Food delivery – be it ready-made restaurant orders, meal kits or groceries – has been one of the most used services in this past year of living in the cloud. global health pandemic, and today one of the companies with ambitions to build a pan-European empire in the third of those categories is announcing a major round of funding to help it get there.
Rohlik, a Czech start-up that has built an online grocery ordering and delivery business combining your usual grocery rates – which it buys wholesale itself or offers in concert with established businesses like Marks & Spencer – with items from local small businesses, took over 190 million euros ($ 230 million at current rates).
It plans to use the funding to expand its presence in the metropolitan areas of its three existing markets – the Czech Republic, Hungary and Austria – as well as to break into Germany, Poland, Romania and other countries. in a close future.
The company – which has some 17,000 items in its online store – saw its turnover increase by 101% in fiscal 2020 to 300 million euros out of 750,000 customers, and it is profitable. This cycle will give it a lot more fuel to grow than its balance sheet, Rohlik CEO and founder Tomáš Čupr told TechCrunch in an interview.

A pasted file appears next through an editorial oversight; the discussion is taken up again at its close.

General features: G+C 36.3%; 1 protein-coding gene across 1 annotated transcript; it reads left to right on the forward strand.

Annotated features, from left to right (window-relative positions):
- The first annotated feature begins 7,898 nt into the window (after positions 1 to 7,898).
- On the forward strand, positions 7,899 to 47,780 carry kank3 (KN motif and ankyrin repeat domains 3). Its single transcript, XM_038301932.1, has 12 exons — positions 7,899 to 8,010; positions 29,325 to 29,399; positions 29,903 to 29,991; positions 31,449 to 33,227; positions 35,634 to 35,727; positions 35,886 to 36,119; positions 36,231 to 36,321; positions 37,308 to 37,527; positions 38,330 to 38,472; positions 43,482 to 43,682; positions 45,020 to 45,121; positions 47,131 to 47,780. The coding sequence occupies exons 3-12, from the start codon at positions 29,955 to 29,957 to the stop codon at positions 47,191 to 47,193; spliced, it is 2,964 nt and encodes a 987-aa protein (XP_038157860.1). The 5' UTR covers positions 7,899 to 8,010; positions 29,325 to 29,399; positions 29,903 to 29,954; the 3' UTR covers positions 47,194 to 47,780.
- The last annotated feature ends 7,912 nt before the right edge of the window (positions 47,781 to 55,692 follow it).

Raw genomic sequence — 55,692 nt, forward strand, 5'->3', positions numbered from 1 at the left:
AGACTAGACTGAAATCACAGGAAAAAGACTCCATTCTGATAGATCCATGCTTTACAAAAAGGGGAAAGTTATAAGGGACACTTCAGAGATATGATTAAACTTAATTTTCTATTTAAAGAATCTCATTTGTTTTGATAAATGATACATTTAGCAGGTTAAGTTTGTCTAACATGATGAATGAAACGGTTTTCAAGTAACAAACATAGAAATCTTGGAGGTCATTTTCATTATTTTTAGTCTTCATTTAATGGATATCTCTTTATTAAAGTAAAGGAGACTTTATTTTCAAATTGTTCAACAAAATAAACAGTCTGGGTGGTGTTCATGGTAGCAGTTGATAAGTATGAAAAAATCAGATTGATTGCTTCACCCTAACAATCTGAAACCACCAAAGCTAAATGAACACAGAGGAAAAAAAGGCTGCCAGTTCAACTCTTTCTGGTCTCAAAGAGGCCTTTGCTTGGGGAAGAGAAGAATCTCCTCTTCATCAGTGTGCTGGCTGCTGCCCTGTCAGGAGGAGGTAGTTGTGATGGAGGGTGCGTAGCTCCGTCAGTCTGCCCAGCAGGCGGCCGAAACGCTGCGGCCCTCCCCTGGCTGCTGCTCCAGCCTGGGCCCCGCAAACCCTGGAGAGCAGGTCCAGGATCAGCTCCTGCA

In a market now filled with businesses offering online grocery delivery, from online branches of established traditional sellers to ‘digital native’ brands, one of Rohlik’s unique selling points has been to tap into specific shopping habits of average European urban consumers, who regularly combine shopping in small businesses alongside supermarkets.
“We found the sweet spot of excellent service, namely a two hour delivery time ordered in 15 minute windows and an incredible assortment. Traditionally, you find supermarket assortments in online grocery stores, but what’s the point of waiting for that? We also have a supermarket, but we have married it with local butchers, fishmongers, bakers, fruit and vegetable vendors, things that you can’t buy in the mass market, ”Čupr said. “We save people 5-7 races, not just the supermarket one, and that’s why we have managed to evolve.”
The round was led by Partech with significant participation also from Index Ventures. The EBRD, Quadrille Capital, J&T Bank, R2G and Enern (a current investor) were also in the round.
The valuation is not being disclosed, but the Czech edition of Forbes, when reporting on the current cycle in January, said it was over € 600 million ($ 723 million). According to our sources, it’s about $ 600 million.
Founded in 2014, Rohlik’s funding comes at an interesting and key time in the online grocery industry, in Europe and beyond.